Influence With Ease
by Jeff Mowatt

Do you confront or attack?

Perhaps one of the toughest challenges in relationships is giving ‘corrective feedback’ to people you care about. As a supervisor, husband, and father, I’ve made my share of mistakes when confronting others – less so since discovering this tip. Focus your feedback on behavior – not attitude. Instead of saying, “You need to be friendlier to customers.” (Friendliness is an attitude), focus on behavior with, “Within 5 seconds of the customer’s arrival, you are expected to smile, show teeth, and greet them.” Avoiding confrontation doesn’t help anyone. Focus on observable behavior. As for ‘correcting’ the other person’s attitude – what they think, believe, and feel – forever hold your peace.

Instant Acknowledgement

One of the most common preventable blunders in customer service is failing to acknowledge the customer immediately. Most employees believe that you’re doing well by greeting customers within 30 seconds of arrival. To test this, picture entering a restaurant. Then check your watch to count 30 seconds. You’ll likely realize that 30 seconds is slow service. I prefer the policy of a major submarine sandwich company - acknowledge customers within 5 seconds. Acknowledging someone doesn’t necessarily mean have to serve them. “I’ll be with you in just a few minutes,” works fine – even when you’re busy.

Do you 'accidentally' offend customers?

I’m bewildered by the number of managers and employees who rate their service as being good when it’s actually borderline offensive. One of the most frequent gaffes involves ignoring customers. As customers, we’ve all been served by an employee who stops to answer the phone or talk to a coworker. When I ask seminar participants what that behavior is called, I hear a collective response of, “rude!” Employees assume this behavior is acceptable because few customers complain. That’s because most customers don’t complain - they just quietly go elsewhere.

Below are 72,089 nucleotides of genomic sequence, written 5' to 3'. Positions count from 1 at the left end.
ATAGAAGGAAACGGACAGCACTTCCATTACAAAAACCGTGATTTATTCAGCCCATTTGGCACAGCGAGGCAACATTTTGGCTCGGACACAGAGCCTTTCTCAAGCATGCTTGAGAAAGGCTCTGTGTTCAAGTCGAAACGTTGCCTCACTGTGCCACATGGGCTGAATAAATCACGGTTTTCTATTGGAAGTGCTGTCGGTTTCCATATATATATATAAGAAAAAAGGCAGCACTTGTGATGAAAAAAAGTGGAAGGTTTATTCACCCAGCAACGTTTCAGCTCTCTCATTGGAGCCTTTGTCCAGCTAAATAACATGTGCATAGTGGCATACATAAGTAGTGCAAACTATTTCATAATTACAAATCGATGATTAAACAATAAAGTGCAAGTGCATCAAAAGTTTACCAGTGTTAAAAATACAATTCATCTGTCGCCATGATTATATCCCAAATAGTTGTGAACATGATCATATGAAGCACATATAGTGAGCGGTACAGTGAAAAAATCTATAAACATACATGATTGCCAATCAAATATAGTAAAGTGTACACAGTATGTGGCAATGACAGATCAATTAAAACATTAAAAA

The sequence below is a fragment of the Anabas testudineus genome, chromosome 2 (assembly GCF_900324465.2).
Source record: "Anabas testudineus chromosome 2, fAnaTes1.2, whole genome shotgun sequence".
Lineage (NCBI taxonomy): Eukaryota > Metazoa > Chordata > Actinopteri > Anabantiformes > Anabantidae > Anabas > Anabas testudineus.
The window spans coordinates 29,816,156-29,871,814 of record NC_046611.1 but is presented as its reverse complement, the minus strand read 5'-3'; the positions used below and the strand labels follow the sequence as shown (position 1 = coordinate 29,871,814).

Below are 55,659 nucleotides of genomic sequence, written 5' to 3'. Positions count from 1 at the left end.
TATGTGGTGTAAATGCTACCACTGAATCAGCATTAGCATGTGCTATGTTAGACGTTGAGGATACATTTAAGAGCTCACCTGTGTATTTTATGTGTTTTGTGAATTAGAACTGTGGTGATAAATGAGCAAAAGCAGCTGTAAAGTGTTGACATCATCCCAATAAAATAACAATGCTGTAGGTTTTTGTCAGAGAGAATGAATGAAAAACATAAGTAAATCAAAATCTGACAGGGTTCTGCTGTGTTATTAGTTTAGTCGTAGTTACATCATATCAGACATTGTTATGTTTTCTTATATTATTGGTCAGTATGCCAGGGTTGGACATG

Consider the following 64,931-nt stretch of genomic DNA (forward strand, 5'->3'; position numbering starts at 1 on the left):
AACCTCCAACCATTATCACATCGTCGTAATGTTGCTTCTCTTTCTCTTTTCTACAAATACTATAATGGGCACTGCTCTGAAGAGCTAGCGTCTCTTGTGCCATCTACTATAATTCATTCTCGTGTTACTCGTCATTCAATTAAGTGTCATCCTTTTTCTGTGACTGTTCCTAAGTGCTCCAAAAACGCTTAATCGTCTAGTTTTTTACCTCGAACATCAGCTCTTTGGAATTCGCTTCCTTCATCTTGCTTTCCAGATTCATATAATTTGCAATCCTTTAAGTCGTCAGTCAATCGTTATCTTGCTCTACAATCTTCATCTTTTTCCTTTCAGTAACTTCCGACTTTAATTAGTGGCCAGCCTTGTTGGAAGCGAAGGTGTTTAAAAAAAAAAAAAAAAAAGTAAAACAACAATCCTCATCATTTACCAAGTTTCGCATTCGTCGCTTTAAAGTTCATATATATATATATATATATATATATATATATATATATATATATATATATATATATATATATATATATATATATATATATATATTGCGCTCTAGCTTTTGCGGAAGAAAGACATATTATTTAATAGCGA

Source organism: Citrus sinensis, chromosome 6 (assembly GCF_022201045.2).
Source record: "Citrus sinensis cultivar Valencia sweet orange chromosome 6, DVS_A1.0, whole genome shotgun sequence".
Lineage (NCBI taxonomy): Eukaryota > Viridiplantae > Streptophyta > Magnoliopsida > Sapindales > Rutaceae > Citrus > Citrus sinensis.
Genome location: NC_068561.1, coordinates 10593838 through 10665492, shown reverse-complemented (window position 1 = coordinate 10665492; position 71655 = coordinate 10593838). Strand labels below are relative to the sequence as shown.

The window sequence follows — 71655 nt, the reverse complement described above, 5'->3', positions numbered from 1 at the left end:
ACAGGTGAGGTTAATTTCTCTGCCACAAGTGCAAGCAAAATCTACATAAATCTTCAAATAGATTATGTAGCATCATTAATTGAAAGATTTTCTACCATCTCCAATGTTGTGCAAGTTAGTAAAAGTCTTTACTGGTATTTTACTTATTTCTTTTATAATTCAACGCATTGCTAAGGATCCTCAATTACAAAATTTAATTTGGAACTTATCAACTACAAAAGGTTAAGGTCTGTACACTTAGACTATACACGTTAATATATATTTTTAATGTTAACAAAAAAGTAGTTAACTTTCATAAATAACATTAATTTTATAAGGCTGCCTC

Receiving a transferred call

One of the most efficient ways to enhance the perceived value of your organization is to train employees on interpersonal telephone skills. Consider the example of a trained professional, who, when answering a call that's been transferred to her say's, "Hi Greg, this is Carol Jones. Cindy tells me that you've been having problems with your ..." That kind of introduction tells the caller that you're a professional who listens well, acts as a team, and values the time of your customers. Great return for a little training.

That's a great question!

As children we've all experienced the slings and arrows of being made fun of. You probably remember the humiliation of asking a question at school and having other kids make fun of you. Those childhood scars are etched into practically everyone's psyche - including that of your customers. So, next time one of them asks you or your employees a 'stupid' question/objection about your products and services, take the high road. Begin your response with, "That's a great question..." You'll find that the compassion and maturity that you convey with those 4 simple words will be appreciated - and rewarded.

Overall context over immediate concern

Imagine shopping for household necessities with two restless preschoolers. Observing your situation, the store employee greets the children, "Hi kids, taking Dad shopping? You like colouring? How about if we set you up over here to colour while Dad finishes shopping (as she looks to you for permission)?" As the parent, you'd likely be delighted. The employee generated these good feelings by focusing more on the customer's overall context (trying to be a good parent), than just dealing with the immediate concern (buying stuff for the house). When dealing with others do you focus on overall context or merely immediate concern?

Stop checking your BlackBerry